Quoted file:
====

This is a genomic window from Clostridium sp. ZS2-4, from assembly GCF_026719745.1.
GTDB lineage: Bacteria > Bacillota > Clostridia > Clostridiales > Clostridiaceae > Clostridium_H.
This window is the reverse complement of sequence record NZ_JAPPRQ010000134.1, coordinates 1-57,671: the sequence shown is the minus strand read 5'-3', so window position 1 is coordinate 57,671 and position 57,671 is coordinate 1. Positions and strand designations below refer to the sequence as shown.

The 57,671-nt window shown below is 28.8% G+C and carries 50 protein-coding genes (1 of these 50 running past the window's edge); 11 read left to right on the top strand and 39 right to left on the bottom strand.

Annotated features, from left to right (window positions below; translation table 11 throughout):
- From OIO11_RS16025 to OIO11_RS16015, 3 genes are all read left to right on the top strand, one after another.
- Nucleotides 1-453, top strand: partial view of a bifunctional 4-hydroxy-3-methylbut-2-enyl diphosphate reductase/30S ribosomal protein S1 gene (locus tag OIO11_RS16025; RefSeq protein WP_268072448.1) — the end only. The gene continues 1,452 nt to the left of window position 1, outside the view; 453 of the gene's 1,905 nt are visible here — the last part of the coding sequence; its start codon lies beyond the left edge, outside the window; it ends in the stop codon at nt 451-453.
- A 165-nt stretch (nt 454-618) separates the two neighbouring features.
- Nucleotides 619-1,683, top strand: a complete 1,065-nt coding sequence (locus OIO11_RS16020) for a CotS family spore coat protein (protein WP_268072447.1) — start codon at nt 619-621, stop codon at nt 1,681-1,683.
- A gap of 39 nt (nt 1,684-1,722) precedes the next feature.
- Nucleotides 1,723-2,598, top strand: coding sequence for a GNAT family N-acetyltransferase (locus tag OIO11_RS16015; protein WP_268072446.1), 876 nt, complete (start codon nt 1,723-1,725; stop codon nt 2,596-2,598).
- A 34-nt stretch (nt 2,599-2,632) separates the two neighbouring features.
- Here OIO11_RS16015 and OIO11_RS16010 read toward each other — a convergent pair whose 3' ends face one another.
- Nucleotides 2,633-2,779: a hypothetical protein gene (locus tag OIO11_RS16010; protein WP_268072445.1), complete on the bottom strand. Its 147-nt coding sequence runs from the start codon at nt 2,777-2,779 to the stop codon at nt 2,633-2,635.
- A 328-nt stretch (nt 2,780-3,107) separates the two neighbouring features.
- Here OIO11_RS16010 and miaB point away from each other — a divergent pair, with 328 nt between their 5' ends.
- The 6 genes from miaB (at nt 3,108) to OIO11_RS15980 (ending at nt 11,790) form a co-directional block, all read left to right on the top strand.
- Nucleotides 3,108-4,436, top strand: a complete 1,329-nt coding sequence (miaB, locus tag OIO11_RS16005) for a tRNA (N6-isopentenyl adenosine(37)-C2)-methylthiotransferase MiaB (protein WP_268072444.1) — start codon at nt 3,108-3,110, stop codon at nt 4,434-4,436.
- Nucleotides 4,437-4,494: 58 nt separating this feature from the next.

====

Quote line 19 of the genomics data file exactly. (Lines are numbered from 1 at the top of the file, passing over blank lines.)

- Nucleotides 4,437-4,494: 58 nt separating this feature from the next.